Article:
This week at Casey a Mechanic and Field Training Officer trade places…

I wanna be a Dieso

This week I swapped roles with Will, one of the diesel mechanics (diesos) on station. To enable me to work better as a dieso, I stopped cleaning under my fingernails weeks ago, and I started introducing “she’ll be right” into normal conversation wherever possible. I also donned a wig of a mullet to fool the machines into thinking I was one of the engine whisperers. I was ready.

My week included a variety of work from simple to complex tasks. Some of the other mechanics were skylarking around and were telling me things they’d made up for their amusement, for example “make sure you don’t put petrol in the JCB (telehandler) because it only takes diesel”. Ha ha, those clowns think I don’t know that all fuel is the same and you can put any fuel in any engine. Do they think I’m an idiot?!

I also found that I could get away with ‘working’ by banging things with a spanner and making a few grunting noises every now and then, but really, I was watching YouTube videos on how to fit a homemade turbo onto a Commodore.

Diesos are a hard-working bunch of guys and I hope they’re proud that I gave myself the tattoo that they said I should get so I can be a part of the crew. They said they’ll show me theirs after I’ve done mine, I can’t wait to see who’s best!

Flynn Jackman, Field Training Officer

Trusty Willy FTO

Wow! Being an FTO (Field Training Officer) is going to be the easiest week of my entire life! I mean how hard can it be? Field trips, eating healthy, regular exercise and becoming one with nature.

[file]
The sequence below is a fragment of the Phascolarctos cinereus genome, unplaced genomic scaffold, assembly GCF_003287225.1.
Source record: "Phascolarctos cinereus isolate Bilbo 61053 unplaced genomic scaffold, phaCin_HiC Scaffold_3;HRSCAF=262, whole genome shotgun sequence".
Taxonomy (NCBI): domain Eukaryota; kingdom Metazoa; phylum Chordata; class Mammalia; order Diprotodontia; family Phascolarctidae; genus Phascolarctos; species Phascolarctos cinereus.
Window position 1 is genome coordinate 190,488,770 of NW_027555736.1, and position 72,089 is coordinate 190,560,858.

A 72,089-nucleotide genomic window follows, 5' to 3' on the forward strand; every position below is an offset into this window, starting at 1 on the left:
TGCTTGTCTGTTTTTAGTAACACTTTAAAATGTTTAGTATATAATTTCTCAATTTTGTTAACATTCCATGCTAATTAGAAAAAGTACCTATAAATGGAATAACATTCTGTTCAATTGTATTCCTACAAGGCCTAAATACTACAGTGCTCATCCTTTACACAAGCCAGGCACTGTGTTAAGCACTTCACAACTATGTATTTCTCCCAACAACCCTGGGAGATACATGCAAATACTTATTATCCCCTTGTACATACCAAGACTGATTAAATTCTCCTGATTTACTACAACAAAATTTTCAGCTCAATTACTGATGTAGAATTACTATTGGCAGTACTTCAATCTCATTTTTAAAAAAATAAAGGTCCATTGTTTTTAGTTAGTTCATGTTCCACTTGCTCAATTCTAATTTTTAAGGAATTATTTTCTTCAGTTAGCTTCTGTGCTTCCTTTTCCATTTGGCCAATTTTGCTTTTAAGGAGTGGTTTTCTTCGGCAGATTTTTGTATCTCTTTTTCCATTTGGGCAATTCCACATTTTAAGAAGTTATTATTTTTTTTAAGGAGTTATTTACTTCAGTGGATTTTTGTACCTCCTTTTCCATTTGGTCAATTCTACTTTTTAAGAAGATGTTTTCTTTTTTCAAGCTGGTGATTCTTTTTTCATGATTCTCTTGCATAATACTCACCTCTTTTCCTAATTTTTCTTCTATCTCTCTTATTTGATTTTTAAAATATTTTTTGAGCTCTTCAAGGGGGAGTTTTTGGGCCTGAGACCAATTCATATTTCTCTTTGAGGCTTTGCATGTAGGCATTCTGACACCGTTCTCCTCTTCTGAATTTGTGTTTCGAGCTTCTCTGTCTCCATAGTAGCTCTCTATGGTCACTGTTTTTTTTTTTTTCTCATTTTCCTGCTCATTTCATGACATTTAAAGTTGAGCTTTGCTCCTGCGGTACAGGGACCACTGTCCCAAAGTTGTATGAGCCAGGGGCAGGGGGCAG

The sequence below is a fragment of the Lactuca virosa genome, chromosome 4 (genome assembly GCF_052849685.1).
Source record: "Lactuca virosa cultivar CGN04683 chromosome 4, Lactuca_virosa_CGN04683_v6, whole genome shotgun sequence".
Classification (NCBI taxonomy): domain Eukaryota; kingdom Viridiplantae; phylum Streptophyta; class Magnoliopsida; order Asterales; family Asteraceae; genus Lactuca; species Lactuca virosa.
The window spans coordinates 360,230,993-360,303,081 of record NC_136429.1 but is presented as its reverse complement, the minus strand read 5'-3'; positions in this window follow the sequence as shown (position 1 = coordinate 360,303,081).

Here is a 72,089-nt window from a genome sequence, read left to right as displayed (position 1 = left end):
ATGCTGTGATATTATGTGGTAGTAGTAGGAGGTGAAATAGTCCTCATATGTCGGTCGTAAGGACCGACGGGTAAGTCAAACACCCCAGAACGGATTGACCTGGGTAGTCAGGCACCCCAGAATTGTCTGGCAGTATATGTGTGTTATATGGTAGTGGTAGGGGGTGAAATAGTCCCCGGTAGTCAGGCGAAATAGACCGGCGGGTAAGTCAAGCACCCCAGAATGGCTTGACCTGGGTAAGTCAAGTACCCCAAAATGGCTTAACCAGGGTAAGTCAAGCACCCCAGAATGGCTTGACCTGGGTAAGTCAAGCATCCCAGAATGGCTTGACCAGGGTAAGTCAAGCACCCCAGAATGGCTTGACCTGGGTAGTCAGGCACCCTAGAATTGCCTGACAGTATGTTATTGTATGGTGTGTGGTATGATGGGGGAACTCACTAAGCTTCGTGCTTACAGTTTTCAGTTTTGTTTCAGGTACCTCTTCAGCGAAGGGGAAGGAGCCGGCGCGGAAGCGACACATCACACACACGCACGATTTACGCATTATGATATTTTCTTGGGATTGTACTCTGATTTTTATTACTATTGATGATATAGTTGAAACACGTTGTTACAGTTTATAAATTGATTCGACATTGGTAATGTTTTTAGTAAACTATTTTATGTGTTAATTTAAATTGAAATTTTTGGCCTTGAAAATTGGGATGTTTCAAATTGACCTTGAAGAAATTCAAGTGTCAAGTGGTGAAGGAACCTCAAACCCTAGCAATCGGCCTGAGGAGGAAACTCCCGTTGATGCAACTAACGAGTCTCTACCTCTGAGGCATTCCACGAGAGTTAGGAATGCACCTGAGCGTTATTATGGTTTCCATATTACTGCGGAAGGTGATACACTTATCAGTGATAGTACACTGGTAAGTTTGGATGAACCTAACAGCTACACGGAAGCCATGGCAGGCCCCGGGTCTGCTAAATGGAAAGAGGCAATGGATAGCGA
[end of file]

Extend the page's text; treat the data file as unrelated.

First thing I had to do was the induction, quick video from the greatest FTO of all time, Trusty Rusty. He taught me the most important thing you’ll need is the biggest watch on the market with a built-in compass and fold out sun dial.

Now that the boring stuff is done, I can check my schedule for the week: put up a few blizz lines and walk around station reminding expeditioners that “cotton kills”. They really know how to work the FTOs down here.

I have to look after the Green Store as well, the place is a mess! At least I get to drive Raymond the most environmentally friendly forklift on station. Raymond runs off electricity from our solar panels — that just gives me the warm and fuzzies.

Finally, I got a small glimpse of deep field travel, I put on all my extra supplied FTO clothing and ventured out into some of the harshest weather conditions mankind could endure. Now I understand why they are so serious about the level of training we go through to live and work in Antarctica. Well I must say I honestly can’t wait to get back to the oil, grease, fuel, and heated workshop. Being an FTO is too intense for me!

Will Holstein, Diesel Mechanic